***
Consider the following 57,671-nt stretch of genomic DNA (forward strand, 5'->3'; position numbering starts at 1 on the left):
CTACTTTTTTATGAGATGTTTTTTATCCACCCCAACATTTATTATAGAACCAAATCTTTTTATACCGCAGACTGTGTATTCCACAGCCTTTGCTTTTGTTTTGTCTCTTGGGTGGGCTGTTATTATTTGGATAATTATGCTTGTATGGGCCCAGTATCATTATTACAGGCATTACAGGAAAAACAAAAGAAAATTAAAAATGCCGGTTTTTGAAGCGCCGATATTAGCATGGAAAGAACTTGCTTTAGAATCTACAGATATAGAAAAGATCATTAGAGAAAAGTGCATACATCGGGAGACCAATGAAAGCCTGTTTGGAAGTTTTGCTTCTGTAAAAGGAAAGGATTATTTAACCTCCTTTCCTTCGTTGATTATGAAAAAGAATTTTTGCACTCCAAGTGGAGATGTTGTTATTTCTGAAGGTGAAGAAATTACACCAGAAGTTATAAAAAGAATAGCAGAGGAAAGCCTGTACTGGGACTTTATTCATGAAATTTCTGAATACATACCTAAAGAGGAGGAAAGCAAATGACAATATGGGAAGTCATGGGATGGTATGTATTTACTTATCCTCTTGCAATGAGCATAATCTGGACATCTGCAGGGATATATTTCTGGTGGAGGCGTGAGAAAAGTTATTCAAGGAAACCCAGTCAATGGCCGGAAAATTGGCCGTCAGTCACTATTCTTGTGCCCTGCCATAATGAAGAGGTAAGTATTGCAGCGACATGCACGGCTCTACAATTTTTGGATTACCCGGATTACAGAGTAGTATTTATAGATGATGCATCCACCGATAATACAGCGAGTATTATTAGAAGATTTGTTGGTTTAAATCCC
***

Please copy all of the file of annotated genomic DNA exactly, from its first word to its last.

Consider the following 57,671-nt stretch of genomic DNA (forward strand, 5'->3'; position numbering starts at 1 on the left):
CTACTTTTTTATGAGATGTTTTTTATCCACCCCAACATTTATTATAGAACCAAATCTTTTTATACCGCAGACTGTGTATTCCACAGCCTTTGCTTTTGTTTTGTCTCTTGGGTGGGCTGTTATTATTTGGATAATTATGCTTGTATGGGCCCAGTATCATTATTACAGGCATTACAGGAAAAACAAAAGAAAATTAAAAATGCCGGTTTTTGAAGCGCCGATATTAGCATGGAAAGAACTTGCTTTAGAATCTACAGATATAGAAAAGATCATTAGAGAAAAGTGCATACATCGGGAGACCAATGAAAGCCTGTTTGGAAGTTTTGCTTCTGTAAAAGGAAAGGATTATTTAACCTCCTTTCCTTCGTTGATTATGAAAAAGAATTTTTGCACTCCAAGTGGAGATGTTGTTATTTCTGAAGGTGAAGAAATTACACCAGAAGTTATAAAAAGAATAGCAGAGGAAAGCCTGTACTGGGACTTTATTCATGAAATTTCTGAATACATACCTAAAGAGGAGGAAAGCAAATGACAATATGGGAAGTCATGGGATGGTATGTATTTACTTATCCTCTTGCAATGAGCATAATCTGGACATCTGCAGGGATATATTTCTGGTGGAGGCGTGAGAAAAGTTATTCAAGGAAACCCAGTCAATGGCCGGAAAATTGGCCGTCAGTCACTATTCTTGTGCCCTGCCATAATGAAGAGGTAAGTATTGCAGCGACATGCACGGCTCTACAATTTTTGGATTACCCGGATTACAGAGTAGTATTTATAGATGATGCATCCACCGATAATACAGCGAGTATTATTAGAAGATTTGTTGGTTTAAATCCC